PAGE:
It was broken.
My son’s highchair, with its cute little wooden tray where he learned to eat, paint, and sometimes paint with his food but somehow learn to not eat paint, is still a sad little reminder of my less-than-stellar track record with rage.
Yes, I lost my $@#t. I wasn’t mad at my son, but it doesn’t matter. I happened to have a throw pillow in my hands as I tried to do a mad-dash cleanup, when I finally had this urgent need to lash out, physically.
And the tray got the brunt of it.
If there’s something reading this and judging me, that’s fine. I mean… I don’t even know you, so your opinion of me won’t change the way mustard tastes (#community).
This is for the parents reading this and feeling seen.
Let me also state that I was alone in the house, so it was an entirely solitary act of idiocy.
Mom guilt hits hard
But having no witnesses does not mean that I had no shame about it. No one is harder on anyone than they are on themselves. Not to mention that I didn’t feel better after I did it, quite the opposite: I felt immediately worse. I don’t know about the rest of you, but sometimes I get so mad I cry. It’s … wholly unhelpful. I’m a real mess.
Anyway, when my partner asked about it later, I had to fess up. That sucked.
I also had to watch my son struggle to eat from the table while physically being far away, because highchair problems. That didn’t feel great either.
On top of it all, there’s a constant physical reminder that maybe I’m not as patient as I like to think I am.
And honestly, I’m grateful for it.
Without that outburst, that camel’s broken back, I would never have had to stare in the face the absolute truth of my poor emotional control.
I would never try to be better.
With that chair hovering over my consciousness, I sat down with my son and I explained exactly what had happened to it, and I even reenacted it a little bit. And then I told him why what I had done was wrong, and how I was going to try to do better.
We’re all works in progress
That was 4 years ago, and sometimes I really do better… but sometimes I really don’t. Unfortunately, my kids are there whether I’m ready to be a perfect role model or not.
Now that he’s older, and has a younger sister, my buttons are constantly on the verge of being pushed. And that sad little broken chair in the corner reminds me that I’m capable of an adult tantrum when my emotional centre shorts out.
I mean, we all get angry, right? They’re going to get angry, too. There’s nothing wrong with it.
Anger and frustration, like every other emotion, are real responses to situations real or imagined that our brain has evolved to have and which, theoretically, must serve a purpose.
‘Not getting angry’ is simply not an option. And honest, whole, emotionally-healthy children need to get angry, need to become frustrated and bored.
They need to recognise these feelings, so they can identify and then try to manage them, whatever that looks like for them.
Obviously, as parents, it’s our job to model the coping mechanism that they can use. As a person who doesn’t do it right herself, the last thing I want is for them to learn my terrible anger management style.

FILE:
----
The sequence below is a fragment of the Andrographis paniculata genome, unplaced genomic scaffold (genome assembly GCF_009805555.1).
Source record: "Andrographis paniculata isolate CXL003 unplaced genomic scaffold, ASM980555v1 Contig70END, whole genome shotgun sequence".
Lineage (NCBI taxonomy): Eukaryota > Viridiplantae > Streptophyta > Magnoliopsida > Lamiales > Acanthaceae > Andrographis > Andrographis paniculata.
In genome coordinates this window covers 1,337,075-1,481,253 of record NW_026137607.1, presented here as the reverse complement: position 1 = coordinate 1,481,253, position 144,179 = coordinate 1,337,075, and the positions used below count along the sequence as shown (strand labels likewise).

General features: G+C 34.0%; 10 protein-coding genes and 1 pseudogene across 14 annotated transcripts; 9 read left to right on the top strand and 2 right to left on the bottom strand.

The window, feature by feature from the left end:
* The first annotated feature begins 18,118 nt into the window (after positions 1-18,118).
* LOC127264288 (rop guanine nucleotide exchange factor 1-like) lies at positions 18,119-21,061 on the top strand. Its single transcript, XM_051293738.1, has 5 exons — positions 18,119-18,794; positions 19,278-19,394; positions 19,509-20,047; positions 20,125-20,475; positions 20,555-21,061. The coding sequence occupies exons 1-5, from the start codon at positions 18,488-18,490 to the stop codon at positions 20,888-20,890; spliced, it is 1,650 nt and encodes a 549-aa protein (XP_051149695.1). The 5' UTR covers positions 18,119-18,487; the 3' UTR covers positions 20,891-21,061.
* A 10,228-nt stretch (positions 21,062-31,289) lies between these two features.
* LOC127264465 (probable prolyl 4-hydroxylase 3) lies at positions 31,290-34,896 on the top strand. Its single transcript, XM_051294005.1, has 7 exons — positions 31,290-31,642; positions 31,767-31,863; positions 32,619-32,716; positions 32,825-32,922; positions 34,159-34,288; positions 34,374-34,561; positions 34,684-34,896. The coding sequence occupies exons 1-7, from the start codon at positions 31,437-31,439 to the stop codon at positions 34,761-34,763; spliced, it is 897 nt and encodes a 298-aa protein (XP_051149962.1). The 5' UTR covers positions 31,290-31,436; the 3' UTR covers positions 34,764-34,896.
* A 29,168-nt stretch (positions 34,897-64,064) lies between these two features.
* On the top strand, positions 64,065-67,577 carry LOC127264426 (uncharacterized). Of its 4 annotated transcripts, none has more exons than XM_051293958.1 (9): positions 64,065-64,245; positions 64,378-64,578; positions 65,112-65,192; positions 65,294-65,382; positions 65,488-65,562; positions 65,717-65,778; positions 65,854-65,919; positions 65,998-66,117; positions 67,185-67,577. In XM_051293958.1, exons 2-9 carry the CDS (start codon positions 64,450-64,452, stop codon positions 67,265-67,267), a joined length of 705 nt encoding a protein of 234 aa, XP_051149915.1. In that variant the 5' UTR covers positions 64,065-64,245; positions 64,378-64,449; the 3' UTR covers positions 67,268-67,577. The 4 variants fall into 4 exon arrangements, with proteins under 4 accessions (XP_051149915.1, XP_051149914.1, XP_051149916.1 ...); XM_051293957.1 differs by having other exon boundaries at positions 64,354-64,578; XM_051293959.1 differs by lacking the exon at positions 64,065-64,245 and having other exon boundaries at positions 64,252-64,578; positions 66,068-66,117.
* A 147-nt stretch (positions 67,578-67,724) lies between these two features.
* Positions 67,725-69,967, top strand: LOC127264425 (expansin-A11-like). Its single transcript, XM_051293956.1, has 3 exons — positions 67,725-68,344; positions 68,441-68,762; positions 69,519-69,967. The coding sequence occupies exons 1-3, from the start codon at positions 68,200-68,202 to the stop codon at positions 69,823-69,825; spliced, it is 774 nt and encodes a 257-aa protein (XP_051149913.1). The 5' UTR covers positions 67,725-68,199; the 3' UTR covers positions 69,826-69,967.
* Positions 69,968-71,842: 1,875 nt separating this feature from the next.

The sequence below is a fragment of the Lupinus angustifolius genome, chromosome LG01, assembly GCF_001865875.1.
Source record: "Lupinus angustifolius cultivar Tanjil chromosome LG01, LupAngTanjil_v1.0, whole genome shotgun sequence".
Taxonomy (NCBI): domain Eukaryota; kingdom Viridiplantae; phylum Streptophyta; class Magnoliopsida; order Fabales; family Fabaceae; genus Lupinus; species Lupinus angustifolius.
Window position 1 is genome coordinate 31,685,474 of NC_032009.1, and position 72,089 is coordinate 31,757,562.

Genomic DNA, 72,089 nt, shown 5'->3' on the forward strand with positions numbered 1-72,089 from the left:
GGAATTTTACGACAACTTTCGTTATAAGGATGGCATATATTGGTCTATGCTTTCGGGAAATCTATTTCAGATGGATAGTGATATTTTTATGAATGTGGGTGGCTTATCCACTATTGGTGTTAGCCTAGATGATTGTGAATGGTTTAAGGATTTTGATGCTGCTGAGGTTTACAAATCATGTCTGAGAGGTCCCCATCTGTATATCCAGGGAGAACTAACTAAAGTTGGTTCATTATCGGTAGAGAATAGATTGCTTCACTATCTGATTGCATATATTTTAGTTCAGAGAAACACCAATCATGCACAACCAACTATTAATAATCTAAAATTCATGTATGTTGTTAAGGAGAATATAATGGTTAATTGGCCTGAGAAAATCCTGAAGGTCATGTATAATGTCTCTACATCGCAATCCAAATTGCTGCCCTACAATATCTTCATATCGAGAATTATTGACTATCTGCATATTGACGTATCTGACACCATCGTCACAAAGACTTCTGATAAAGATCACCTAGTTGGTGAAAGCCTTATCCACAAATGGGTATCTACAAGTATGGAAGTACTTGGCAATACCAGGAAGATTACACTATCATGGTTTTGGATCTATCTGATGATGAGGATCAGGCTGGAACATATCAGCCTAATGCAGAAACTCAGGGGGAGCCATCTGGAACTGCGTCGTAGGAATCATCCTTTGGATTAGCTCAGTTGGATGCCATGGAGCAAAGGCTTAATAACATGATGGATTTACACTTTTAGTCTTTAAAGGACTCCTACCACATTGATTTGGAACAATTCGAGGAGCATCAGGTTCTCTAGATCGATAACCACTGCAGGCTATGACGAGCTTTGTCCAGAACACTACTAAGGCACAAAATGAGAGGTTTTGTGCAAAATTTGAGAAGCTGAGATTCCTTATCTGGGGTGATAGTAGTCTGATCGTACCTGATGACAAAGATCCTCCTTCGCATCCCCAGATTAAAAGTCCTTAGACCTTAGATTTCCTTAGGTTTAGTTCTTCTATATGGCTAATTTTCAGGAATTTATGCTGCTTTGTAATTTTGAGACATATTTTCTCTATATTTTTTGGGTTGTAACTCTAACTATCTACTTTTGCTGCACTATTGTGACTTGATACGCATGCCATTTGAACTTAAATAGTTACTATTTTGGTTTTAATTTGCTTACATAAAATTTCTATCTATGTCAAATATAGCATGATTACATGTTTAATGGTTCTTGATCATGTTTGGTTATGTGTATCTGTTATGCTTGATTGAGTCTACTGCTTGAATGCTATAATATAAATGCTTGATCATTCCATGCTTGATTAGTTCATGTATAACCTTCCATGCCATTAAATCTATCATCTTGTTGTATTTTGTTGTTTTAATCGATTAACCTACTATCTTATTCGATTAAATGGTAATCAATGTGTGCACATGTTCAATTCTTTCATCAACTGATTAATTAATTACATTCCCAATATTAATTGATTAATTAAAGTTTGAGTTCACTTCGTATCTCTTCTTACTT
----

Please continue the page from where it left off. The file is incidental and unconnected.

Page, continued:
But what became immediately clear when I set out on my ‘self-improvement’ anger management journey was that when I’m mad, it’s too late. And it’s impossible to curate for your kids only your best moments. They’ll see it all. And I mean, follow-you-to-the-bathroom all.
Take that molehill and make it a mountain!
So I fake it! A lot of parents grit their teeth and fake a ‘positive’ emotion while covering up the real stuff underneath. Not this one. Always going against the grain, me.
I pick a situation that provokes light-to-medium frustration, pretend it’s really grinding my gears, and then model different ways to talk myself through it and calm myself down.
A really common place I find myself doing this is behind the wheel of the car. I actually love this because my son rarely sleeps in the car and loves to chat so we can talk through it together. Also there is never a shortage of things to get frustrated by.
Here’s an interaction that happened last week:
Me: “Ooooh, I’m so angry! That guy didn’t use his blinker and that really cheeses me off.”Him: “Which guy? Why? Where? Where Mama?”
Me: “That blue one! Look! What an inconsiderate driver.”
Him: “Why?” Oh yeah, we’re deep into the ‘why?’ phase.
Me: “Well, he wasn’t thinking about anyone else on the road, just himself, and that can be really dangerous.”
Him: “Why?” Told ya.
Me: “Because he could have caused an accident! It makes me so mad!! I can’t concentrate on anything else, that’s how mad I am! 10…9…8…7…6…5…4…3…2…1. I feel a little better but I’m going to take 5 deep breaths now just to really give myself time to calm down. Want to do them with me?”
Me: “Ok, but could you help by counting them for me?”
Me: “Ok, I’ll count them out loud by myself.”
Day by day, outburst by outburst
Sometimes I ask him to give me an idea of what to do to calm myself down. Or I’ll tell him a story of someone else having a really bad reaction and ask him what he thinks that person could do to handle their feelings.
A lot of times he kind of doesn’t care. But it’ll sink in.
In fact, he has more than once told me, “Mama, you need to breathe”.
So, whether he’s learning to be my personal emotional development coach, or will internalise these lessons to use in his own life, only time will tell.
Until then, he’s grown out of needing his highchair. But I’ll keep a piece of it around, just to keep me humble.